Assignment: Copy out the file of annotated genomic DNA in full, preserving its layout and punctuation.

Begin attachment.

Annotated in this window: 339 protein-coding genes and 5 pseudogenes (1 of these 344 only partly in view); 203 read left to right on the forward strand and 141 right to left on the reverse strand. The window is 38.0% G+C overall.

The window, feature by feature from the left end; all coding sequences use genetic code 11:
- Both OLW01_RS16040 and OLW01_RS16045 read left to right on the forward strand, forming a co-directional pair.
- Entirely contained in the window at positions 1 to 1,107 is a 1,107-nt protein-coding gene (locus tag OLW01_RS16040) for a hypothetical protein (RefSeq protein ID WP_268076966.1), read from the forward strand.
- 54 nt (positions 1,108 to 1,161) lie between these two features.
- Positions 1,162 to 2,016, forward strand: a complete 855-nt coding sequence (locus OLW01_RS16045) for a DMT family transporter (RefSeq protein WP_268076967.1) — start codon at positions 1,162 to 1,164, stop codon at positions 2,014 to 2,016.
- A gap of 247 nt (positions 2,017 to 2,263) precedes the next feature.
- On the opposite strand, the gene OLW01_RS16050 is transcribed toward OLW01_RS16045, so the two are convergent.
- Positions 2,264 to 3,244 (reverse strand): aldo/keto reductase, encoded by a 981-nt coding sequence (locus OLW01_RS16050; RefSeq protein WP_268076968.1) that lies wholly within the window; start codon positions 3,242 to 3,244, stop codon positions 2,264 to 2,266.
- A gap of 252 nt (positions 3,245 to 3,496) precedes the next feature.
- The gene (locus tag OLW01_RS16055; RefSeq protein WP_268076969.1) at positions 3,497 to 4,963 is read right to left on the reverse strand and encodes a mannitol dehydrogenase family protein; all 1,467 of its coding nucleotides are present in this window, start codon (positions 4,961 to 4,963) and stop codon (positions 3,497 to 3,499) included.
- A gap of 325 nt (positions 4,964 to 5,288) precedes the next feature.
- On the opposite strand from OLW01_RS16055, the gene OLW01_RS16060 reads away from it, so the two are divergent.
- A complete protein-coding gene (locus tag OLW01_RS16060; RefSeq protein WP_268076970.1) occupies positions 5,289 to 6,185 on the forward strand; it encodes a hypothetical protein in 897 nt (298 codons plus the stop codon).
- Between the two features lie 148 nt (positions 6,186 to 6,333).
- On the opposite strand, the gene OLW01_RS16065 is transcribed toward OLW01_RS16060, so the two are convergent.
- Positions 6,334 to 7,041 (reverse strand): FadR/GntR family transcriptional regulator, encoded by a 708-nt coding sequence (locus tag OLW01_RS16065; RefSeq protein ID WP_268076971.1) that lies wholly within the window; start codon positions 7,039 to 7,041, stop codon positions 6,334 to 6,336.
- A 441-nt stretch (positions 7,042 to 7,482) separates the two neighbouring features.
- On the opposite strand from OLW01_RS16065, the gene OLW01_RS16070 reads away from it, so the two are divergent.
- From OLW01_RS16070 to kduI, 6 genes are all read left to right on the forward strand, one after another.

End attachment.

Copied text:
Annotated in this window: 339 protein-coding genes and 5 pseudogenes (1 of these 344 only partly in view); 203 read left to right on the forward strand and 141 right to left on the reverse strand. The window is 38.0% G+C overall.

The window, feature by feature from the left end; all coding sequences use genetic code 11:
- Both OLW01_RS16040 and OLW01_RS16045 read left to right on the forward strand, forming a co-directional pair.
- Entirely contained in the window at positions 1 to 1,107 is a 1,107-nt protein-coding gene (locus tag OLW01_RS16040) for a hypothetical protein (RefSeq protein ID WP_268076966.1), read from the forward strand.
- 54 nt (positions 1,108 to 1,161) lie between these two features.
- Positions 1,162 to 2,016, forward strand: a complete 855-nt coding sequence (locus OLW01_RS16045) for a DMT family transporter (RefSeq protein WP_268076967.1) — start codon at positions 1,162 to 1,164, stop codon at positions 2,014 to 2,016.
- A gap of 247 nt (positions 2,017 to 2,263) precedes the next feature.
- On the opposite strand, the gene OLW01_RS16050 is transcribed toward OLW01_RS16045, so the two are convergent.
- Positions 2,264 to 3,244 (reverse strand): aldo/keto reductase, encoded by a 981-nt coding sequence (locus OLW01_RS16050; RefSeq protein WP_268076968.1) that lies wholly within the window; start codon positions 3,242 to 3,244, stop codon positions 2,264 to 2,266.
- A gap of 252 nt (positions 3,245 to 3,496) precedes the next feature.
- The gene (locus tag OLW01_RS16055; RefSeq protein WP_268076969.1) at positions 3,497 to 4,963 is read right to left on the reverse strand and encodes a mannitol dehydrogenase family protein; all 1,467 of its coding nucleotides are present in this window, start codon (positions 4,961 to 4,963) and stop codon (positions 3,497 to 3,499) included.
- A gap of 325 nt (positions 4,964 to 5,288) precedes the next feature.
- On the opposite strand from OLW01_RS16055, the gene OLW01_RS16060 reads away from it, so the two are divergent.
- A complete protein-coding gene (locus tag OLW01_RS16060; RefSeq protein WP_268076970.1) occupies positions 5,289 to 6,185 on the forward strand; it encodes a hypothetical protein in 897 nt (298 codons plus the stop codon).
- Between the two features lie 148 nt (positions 6,186 to 6,333).
- On the opposite strand, the gene OLW01_RS16065 is transcribed toward OLW01_RS16060, so the two are convergent.
- Positions 6,334 to 7,041 (reverse strand): FadR/GntR family transcriptional regulator, encoded by a 708-nt coding sequence (locus tag OLW01_RS16065; RefSeq protein ID WP_268076971.1) that lies wholly within the window; start codon positions 7,039 to 7,041, stop codon positions 6,334 to 6,336.
- A 441-nt stretch (positions 7,042 to 7,482) separates the two neighbouring features.
- On the opposite strand from OLW01_RS16065, the gene OLW01_RS16070 reads away from it, so the two are divergent.
- From OLW01_RS16070 to kduI, 6 genes are all read left to right on the forward strand, one after another.